unfolding in Ferguson, I was really moved by seeing so many young brothers
and sisters set aside their artificial differences, group labels, and begin
to unify their efforts in order to change this racist and exploitative
system which targets, kills, and disenfranchises the poor and people of
color.

The negative critiques about their actions were expected, for it’s typical
for those who stand on the safe sidelines, or sit in the comfort of their
homes, to criticize vandalism and unrest under all circumstances. However,
let’s be realistic, if it wasn’t for those brave revolutionaries saying, in
so many words and deeds, “f–k the police” and “Black Lives Matter,” the
systematic killing of Blacks would not be getting the international
exposure it is, and changes would not be forthcoming. So they must ignore
the critiques of naysayers, as well as pacifists, and continue to push for
changes that will ultimately bring about real justice and equality for all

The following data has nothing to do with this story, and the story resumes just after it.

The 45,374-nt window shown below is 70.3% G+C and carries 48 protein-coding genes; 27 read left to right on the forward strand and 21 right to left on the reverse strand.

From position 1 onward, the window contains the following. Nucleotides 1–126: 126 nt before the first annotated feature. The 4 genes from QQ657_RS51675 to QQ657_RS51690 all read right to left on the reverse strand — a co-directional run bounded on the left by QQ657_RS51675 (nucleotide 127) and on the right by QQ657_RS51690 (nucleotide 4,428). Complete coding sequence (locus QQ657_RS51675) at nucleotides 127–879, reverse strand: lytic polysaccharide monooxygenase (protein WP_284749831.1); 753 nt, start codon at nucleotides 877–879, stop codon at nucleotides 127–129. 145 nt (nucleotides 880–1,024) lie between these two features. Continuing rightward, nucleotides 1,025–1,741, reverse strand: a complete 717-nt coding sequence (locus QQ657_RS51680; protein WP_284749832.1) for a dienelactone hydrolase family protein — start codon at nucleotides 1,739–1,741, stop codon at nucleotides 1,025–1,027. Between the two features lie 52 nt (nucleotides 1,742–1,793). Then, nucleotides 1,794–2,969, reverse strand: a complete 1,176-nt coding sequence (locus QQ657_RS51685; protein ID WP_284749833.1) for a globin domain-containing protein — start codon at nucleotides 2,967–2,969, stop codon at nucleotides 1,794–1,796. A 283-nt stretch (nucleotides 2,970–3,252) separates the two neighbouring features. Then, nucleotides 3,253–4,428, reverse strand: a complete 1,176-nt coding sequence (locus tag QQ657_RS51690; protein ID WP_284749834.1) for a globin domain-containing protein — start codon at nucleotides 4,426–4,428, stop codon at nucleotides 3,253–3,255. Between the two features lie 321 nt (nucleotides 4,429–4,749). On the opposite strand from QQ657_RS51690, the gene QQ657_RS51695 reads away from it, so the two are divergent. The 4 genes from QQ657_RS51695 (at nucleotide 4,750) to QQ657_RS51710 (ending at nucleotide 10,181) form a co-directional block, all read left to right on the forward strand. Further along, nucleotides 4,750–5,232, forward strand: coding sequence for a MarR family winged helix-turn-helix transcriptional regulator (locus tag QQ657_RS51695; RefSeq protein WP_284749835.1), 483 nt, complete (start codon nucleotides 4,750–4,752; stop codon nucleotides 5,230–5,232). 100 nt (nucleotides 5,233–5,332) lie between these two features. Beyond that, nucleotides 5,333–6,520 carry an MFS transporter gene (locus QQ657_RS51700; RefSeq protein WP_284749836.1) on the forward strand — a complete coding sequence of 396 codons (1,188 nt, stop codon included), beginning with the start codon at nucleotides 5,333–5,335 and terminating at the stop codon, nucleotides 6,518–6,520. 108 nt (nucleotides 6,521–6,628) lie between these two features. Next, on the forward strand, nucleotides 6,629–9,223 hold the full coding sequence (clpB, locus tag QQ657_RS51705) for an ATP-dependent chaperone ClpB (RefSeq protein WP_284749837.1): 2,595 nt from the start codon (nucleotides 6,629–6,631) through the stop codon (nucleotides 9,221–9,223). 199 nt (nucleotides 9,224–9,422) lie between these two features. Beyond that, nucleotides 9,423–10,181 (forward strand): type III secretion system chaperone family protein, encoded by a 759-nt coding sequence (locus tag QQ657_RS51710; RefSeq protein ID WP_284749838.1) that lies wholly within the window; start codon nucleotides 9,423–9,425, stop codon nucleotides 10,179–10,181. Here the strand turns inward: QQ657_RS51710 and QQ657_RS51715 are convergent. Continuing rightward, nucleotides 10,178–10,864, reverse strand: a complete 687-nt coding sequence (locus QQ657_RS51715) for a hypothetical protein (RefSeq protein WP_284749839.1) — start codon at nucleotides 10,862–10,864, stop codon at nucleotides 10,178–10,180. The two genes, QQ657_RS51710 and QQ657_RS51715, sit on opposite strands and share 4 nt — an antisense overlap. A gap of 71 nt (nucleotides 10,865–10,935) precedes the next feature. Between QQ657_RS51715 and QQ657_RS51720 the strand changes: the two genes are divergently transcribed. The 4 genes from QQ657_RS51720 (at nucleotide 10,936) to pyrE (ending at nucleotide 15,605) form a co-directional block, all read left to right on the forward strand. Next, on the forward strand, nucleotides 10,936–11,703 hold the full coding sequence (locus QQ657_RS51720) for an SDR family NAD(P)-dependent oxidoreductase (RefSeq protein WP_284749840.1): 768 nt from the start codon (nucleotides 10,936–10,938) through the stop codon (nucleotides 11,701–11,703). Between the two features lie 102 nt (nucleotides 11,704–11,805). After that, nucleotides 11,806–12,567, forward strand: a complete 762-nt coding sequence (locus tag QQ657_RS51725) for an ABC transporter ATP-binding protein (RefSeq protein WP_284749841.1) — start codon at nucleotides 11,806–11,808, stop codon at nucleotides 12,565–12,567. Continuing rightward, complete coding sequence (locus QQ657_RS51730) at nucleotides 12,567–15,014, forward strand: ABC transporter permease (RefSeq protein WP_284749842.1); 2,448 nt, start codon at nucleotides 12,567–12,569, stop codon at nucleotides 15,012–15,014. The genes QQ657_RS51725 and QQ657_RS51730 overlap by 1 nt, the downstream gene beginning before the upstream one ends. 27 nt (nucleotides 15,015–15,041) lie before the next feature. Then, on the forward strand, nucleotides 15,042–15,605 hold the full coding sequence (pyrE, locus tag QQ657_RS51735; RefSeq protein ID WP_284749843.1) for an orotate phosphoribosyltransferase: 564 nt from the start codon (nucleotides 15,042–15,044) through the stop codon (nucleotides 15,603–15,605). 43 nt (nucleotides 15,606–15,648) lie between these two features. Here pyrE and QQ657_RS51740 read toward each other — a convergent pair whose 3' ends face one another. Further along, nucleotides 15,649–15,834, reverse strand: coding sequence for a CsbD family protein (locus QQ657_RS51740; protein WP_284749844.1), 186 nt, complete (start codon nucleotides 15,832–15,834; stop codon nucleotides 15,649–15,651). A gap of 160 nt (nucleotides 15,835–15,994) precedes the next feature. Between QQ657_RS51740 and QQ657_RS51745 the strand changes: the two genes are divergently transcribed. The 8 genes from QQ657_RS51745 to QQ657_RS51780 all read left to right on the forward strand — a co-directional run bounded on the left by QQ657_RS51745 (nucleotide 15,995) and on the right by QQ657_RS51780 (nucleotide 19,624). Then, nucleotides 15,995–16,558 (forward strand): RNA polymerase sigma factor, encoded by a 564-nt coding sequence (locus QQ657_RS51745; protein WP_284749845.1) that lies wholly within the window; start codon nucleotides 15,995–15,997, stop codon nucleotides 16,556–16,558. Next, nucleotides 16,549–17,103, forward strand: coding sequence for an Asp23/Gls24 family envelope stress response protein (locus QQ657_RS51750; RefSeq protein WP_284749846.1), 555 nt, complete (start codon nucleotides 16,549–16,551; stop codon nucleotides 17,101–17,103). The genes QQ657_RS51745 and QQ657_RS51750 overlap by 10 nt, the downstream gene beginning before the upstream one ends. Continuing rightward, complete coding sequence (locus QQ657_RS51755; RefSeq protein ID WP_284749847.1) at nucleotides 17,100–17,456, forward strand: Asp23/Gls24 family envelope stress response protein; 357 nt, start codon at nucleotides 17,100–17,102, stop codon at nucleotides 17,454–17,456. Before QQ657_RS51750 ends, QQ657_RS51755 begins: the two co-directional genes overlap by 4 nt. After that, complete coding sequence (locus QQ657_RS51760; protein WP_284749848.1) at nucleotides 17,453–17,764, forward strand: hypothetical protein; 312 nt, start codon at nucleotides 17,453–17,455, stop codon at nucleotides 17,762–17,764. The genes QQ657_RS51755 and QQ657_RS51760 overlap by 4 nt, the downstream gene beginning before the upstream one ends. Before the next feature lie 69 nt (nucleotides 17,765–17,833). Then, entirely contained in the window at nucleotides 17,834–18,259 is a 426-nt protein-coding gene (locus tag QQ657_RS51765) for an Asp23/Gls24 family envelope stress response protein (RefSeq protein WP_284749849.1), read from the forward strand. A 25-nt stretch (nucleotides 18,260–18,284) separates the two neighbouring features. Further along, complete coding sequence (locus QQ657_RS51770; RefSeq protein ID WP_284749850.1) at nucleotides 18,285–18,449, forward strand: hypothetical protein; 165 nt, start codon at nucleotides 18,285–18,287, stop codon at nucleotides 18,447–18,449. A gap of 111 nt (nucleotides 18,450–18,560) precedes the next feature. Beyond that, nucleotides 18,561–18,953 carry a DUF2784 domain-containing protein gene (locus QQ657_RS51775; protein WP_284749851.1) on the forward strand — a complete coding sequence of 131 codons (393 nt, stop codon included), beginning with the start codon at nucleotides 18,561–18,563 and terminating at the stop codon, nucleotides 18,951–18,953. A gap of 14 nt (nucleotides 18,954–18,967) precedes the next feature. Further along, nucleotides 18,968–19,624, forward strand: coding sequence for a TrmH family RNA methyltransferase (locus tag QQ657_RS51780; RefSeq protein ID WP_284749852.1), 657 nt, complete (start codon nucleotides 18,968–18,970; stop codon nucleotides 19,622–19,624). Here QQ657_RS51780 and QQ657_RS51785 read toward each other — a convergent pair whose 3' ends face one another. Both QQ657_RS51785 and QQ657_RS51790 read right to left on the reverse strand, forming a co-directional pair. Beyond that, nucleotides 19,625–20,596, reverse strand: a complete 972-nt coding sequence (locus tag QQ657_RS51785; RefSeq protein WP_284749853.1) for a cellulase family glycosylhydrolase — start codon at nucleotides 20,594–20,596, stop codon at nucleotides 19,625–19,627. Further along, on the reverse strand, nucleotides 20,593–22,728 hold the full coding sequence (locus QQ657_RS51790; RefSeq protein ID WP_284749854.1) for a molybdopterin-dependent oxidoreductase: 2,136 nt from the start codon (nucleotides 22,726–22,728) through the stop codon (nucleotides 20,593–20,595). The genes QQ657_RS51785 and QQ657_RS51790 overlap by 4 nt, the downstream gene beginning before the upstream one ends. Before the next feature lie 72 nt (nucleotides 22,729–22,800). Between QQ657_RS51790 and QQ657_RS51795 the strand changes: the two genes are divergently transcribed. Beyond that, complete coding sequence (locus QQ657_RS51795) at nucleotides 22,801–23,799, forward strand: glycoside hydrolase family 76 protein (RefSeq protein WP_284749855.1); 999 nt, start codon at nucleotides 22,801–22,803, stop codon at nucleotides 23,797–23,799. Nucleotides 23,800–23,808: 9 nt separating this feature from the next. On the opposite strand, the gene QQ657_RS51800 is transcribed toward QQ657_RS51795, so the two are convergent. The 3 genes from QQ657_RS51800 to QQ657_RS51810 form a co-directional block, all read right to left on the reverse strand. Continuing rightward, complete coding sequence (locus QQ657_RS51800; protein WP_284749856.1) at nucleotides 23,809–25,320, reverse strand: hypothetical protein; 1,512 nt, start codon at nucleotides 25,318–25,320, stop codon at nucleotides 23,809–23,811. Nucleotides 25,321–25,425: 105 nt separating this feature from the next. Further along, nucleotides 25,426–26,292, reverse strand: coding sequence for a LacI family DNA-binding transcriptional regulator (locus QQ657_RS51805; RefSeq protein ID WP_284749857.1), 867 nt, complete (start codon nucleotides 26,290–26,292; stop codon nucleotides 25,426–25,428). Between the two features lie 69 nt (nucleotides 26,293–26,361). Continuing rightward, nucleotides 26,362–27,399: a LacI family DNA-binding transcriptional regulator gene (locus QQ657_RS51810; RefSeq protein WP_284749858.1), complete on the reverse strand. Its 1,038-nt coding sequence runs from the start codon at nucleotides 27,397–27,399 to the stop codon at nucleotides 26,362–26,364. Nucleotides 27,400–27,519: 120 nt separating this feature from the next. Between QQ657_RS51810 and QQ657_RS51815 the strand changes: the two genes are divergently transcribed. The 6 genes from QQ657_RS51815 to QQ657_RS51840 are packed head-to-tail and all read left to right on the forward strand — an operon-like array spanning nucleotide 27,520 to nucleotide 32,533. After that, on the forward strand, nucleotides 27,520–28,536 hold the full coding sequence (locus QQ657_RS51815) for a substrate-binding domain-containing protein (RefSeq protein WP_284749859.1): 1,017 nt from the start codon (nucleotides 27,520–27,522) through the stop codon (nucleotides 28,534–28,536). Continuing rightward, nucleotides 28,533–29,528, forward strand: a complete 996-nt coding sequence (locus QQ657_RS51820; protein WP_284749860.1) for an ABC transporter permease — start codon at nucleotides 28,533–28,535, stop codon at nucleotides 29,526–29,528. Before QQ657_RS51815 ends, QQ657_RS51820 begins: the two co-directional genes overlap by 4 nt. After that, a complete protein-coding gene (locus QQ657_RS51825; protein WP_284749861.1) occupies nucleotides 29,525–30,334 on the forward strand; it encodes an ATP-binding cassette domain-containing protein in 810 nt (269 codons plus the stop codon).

Americans, especially economic equality.

Bomani: I agree wholeheartedly. While I am deeply impressed by the will and
tenacity that has been shown, I’m concerned that traditional, mainstream
organizations will intervene and stifle the momentum of these young people.
And isn’t that how it always goes? I mean, I don’t want to disregard people
like Al Sharpton, Jesse Jackson and so on, because they serve a critical
purpose; however, instead of leading the movement and possibly steering it
in an unproductive direction, they should either follow or play a
supportive role. In order for things to truly change, things have to go
beyond duplicating the strategies of the past. Yes, body cameras are
needed, and police officers need to be held accountable for the crimes they
commit. Those are no-brainers, things that should already be happening.
However, these modest concessions should not be viewed as a cure-all.

There’s something fundamentally wrong with this system. It’s broken! And
the conversation should not be centered on how to “fix it,” but on how to
change it. I mean, even Martin Luther King thought this way. In fact, after
the march on Washington, he turned his attention toward cultivating a Poor
People’s Movement. Of course he was murdered before his vision could be
realized, but we need to pick up where he left off: challenging the status
quo. In other words, no more business as usual.

Hasan: From the tragedies of Trayvon Martin, Michael Brown, Eric Garner,
Tamir Rice, and several other untimely deaths, there has emerged a
nationwide movement being shepherd by some very inspiring, educated,